Mary Lynn Ritzenthaler examines the glass surface of the encasement containing pages from the Constitution, above. Below, a sheet is palced on specially made paper before being placed in an airtight container in order to test the moisture content.  

Finding freedom at their fingertips

Sage professor involved in efforts to protect nation's most important documents

Staff writer

It is one of the most important documents in the United States, and George Tucker never forgot that as he labored for days a few feet above pages of the U.S. Constitution.

That the 214-year-old document has survived at all is testament to the value that this country has placed on

these pages of parchment. They were continually rolled and unrolled during their early years, to show their words to various founding fathers. They were hidden in an unused gristmill during the War of 1812, kept safe as the British burned Washington, and brought to Fort Knox during World War II.

And still the words of our founding fathers are visible on its original parchment - a little fadded by light and time - but otherwise as bold as the men who thought them up.

The Constitution as well as the Bill of Rights and the Declaration of Independence have not been exposed to air since 1952, when they were enclosed in a total of nine large glass cases filled with helium and a small amount of humidity and sealed with lead.

Enter Tucker, professor of physics at The Sage Colleges. He is part of a team of scientists, backed by NASA, who have been using lasers to determine how well the seal around the document held up in the past 50 years. His work is part of a five-year, $4.8 million project aimed at keeping the nine pages of the Constitution, the Declaration of Independance and the Bill of Rights as safe and as age-free as possible.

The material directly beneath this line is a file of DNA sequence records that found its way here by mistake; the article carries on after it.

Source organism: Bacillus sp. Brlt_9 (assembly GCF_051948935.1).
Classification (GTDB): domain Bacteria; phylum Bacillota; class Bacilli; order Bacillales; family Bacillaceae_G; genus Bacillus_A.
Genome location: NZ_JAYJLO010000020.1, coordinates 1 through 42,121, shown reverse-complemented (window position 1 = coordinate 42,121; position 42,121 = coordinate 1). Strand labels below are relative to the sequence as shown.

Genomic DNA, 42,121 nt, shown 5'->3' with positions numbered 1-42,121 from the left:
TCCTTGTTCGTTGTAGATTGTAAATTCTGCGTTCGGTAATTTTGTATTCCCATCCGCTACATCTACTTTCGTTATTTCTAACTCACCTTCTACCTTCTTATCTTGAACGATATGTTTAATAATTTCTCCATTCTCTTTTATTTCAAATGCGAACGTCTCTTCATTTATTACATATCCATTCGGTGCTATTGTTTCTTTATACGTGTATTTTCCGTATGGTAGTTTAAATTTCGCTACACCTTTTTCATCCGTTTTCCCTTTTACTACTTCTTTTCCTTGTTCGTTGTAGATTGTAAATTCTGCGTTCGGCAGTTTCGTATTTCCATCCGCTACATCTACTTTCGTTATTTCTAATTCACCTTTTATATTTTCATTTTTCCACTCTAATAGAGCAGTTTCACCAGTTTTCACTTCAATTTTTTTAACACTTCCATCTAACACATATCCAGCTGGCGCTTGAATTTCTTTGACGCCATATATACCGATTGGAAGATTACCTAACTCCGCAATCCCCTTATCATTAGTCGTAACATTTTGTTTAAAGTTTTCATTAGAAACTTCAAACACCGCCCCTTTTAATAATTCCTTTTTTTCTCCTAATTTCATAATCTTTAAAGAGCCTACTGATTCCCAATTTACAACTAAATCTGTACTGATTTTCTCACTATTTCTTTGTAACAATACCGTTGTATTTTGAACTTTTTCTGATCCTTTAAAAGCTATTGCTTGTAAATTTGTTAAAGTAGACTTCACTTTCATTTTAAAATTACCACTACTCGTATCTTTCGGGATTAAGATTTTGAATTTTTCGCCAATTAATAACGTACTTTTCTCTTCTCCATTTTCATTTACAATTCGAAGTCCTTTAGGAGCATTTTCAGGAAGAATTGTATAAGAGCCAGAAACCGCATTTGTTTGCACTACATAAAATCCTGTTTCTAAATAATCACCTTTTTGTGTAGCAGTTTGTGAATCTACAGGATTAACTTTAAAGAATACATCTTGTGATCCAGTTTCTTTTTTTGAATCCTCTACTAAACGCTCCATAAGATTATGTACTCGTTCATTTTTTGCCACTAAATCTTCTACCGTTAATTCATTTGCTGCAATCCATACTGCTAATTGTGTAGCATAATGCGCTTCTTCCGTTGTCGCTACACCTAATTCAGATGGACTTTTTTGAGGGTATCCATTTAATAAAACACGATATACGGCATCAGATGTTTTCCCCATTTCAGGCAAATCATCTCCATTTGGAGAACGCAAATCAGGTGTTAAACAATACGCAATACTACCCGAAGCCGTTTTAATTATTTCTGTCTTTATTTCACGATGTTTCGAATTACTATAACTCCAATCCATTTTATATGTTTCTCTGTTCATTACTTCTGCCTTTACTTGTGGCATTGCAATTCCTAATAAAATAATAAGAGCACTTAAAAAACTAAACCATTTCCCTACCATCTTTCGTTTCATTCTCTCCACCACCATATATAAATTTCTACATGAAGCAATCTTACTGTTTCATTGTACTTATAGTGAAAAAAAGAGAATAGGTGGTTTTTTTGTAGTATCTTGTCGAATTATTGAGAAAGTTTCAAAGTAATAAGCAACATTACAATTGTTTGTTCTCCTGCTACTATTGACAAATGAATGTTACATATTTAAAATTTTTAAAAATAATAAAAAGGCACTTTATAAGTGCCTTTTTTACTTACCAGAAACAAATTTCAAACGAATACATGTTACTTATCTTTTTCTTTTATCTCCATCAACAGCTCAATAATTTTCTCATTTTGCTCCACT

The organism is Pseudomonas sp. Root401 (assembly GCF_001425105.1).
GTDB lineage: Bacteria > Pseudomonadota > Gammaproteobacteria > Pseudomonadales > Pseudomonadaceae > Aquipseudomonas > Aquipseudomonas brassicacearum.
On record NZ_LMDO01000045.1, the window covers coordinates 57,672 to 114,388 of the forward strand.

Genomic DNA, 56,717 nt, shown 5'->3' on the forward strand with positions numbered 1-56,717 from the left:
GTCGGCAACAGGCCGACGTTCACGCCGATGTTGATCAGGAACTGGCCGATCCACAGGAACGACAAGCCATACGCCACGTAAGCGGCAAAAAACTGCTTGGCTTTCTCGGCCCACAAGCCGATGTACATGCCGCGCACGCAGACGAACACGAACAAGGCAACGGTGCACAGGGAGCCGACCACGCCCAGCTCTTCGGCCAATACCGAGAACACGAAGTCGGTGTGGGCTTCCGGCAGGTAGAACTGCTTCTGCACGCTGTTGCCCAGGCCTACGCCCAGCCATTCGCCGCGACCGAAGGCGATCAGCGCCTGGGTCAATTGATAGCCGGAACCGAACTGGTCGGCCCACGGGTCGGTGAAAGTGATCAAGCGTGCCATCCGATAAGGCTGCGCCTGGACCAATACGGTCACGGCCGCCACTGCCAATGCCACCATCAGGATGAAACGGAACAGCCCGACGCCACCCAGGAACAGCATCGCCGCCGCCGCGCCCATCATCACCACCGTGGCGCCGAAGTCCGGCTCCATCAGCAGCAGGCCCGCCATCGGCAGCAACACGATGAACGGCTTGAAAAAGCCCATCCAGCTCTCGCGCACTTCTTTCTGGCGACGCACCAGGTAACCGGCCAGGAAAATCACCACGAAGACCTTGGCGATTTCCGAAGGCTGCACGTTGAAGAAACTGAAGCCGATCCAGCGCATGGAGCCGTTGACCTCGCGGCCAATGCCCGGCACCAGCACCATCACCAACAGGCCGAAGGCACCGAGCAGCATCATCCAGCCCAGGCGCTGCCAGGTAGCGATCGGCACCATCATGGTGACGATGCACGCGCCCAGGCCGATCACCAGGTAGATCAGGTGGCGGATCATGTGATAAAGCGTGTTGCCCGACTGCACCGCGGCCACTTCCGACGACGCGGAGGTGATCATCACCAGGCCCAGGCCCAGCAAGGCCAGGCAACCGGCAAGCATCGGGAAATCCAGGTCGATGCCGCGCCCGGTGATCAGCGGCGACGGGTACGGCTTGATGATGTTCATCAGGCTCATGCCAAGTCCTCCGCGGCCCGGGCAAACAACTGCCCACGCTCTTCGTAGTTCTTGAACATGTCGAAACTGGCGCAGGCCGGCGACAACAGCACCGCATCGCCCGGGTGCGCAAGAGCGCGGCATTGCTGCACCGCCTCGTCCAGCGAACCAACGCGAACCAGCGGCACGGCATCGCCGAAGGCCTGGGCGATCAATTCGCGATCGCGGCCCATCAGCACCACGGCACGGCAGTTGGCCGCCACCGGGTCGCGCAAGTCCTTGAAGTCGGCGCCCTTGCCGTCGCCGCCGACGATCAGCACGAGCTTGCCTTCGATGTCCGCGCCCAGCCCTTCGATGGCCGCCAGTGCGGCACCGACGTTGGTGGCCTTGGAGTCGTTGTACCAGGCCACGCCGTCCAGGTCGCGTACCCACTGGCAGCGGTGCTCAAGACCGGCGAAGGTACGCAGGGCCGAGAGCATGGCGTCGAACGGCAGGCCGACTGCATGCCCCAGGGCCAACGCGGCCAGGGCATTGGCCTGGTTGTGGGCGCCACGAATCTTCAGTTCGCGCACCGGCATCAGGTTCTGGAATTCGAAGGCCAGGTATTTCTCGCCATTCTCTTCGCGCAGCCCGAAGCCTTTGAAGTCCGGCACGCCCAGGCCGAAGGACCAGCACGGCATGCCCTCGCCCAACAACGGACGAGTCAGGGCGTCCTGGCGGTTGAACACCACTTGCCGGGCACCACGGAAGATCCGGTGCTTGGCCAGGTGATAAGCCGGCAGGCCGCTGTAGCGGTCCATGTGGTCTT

For Tucker and other scientists, the work done thus far has meant spending hours standing only a few feet from three pages of the document this country is founded on.

"We never forget it for a minute," he said. "Can you imagine if you did anything to that document? It was like skating on thin ice."

Tucker, 53, who grew up in Menands and now lives in Nassau, was recommended by a freind for involvement in what the U.S. National Archives calls "The Charters of Freedom Rencasement Project."

Six years ago, he took a sabbatical from Sage to help develop a low-power laser that could measure water vapor. The laser was used to sample air quality over the South Pacific and was to be used on an unmanned Mars project that csashed into the planet in December 1999.

It was while he was in the South Pacific that the call came came for Tucker - his country needed him.

"They discovered some years ago that the glass that encased the documents was deteriorating." said Susan Cooper, a spokeswoman for the archives. "While they didn't consider it an emergency ... we began thinking about what the perfect new encasement could be."

But before they could do that, they had to figure out if the atmosphere that had kept the parchment so safe for the past 50 years was helium or just air that had leaked in. So Tucker had to alter his laser from measuring hundreds od feet to only a half-inch - the thickness of gas inside the chamber where the documenta are kept.

The work made for some surreal moments. Their first project, to test three pages of the Constitution that are currently not on display, began about the same time in 1999 when President Clinton was going through the impeachement process.

"Every night we'd go back to the hotel, and the TV would have someone saying, 'The Constitution says this,' " he said. "And we were reading it from two feet away on the original paper."

The rest of the pages, along with the Declaration of Independece and the Bill of Rights, are kept in the rotunda on the NARA Building, which will be shut down for two years for renovation starting in July. Once the rotunda is closed, Tucker and his team will return to check the seals on the rest of the pages.

His studies found that, after half a century, the cases that hold three pages of the Constitution were all sealed. The tested pages will be resealed in new cases, this time filled with the gas argon. Eventually, all pages will be viewable by the public.

Tucker says the time he spent near the documents was profound and he's looking forward to continuing his work.

"It dominates our lives, but you don't think of it as a physical thing," he said. "To actually be there with it, you get a chill."